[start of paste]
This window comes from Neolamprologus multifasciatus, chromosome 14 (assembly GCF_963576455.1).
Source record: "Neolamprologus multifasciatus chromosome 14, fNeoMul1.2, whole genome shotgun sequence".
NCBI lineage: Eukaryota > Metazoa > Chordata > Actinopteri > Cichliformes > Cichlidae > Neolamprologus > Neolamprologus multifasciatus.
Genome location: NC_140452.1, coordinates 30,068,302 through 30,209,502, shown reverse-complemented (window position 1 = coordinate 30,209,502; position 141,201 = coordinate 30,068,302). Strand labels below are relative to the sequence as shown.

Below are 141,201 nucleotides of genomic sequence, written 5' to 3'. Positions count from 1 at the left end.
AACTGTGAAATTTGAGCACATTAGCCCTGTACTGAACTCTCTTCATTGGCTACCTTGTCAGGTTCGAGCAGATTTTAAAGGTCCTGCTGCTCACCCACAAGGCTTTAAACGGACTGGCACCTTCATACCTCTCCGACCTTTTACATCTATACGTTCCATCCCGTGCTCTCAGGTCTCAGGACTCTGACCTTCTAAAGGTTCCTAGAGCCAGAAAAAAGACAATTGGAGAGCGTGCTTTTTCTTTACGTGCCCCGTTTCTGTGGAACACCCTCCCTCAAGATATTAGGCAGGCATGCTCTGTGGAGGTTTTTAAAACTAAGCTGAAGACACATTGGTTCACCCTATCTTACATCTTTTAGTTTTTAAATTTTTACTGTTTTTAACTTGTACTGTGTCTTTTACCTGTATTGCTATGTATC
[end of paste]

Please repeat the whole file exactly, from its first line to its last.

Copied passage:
This window comes from Neolamprologus multifasciatus, chromosome 14 (assembly GCF_963576455.1).
Source record: "Neolamprologus multifasciatus chromosome 14, fNeoMul1.2, whole genome shotgun sequence".
NCBI lineage: Eukaryota > Metazoa > Chordata > Actinopteri > Cichliformes > Cichlidae > Neolamprologus > Neolamprologus multifasciatus.
Genome location: NC_140452.1, coordinates 30,068,302 through 30,209,502, shown reverse-complemented (window position 1 = coordinate 30,209,502; position 141,201 = coordinate 30,068,302). Strand labels below are relative to the sequence as shown.

Below are 141,201 nucleotides of genomic sequence, written 5' to 3'. Positions count from 1 at the left end.
AACTGTGAAATTTGAGCACATTAGCCCTGTACTGAACTCTCTTCATTGGCTACCTTGTCAGGTTCGAGCAGATTTTAAAGGTCCTGCTGCTCACCCACAAGGCTTTAAACGGACTGGCACCTTCATACCTCTCCGACCTTTTACATCTATACGTTCCATCCCGTGCTCTCAGGTCTCAGGACTCTGACCTTCTAAAGGTTCCTAGAGCCAGAAAAAAGACAATTGGAGAGCGTGCTTTTTCTTTACGTGCCCCGTTTCTGTGGAACACCCTCCCTCAAGATATTAGGCAGGCATGCTCTGTGGAGGTTTTTAAAACTAAGCTGAAGACACATTGGTTCACCCTATCTTACATCTTTTAGTTTTTAAATTTTTACTGTTTTTAACTTGTACTGTGTCTTTTACCTGTATTGCTATGTATC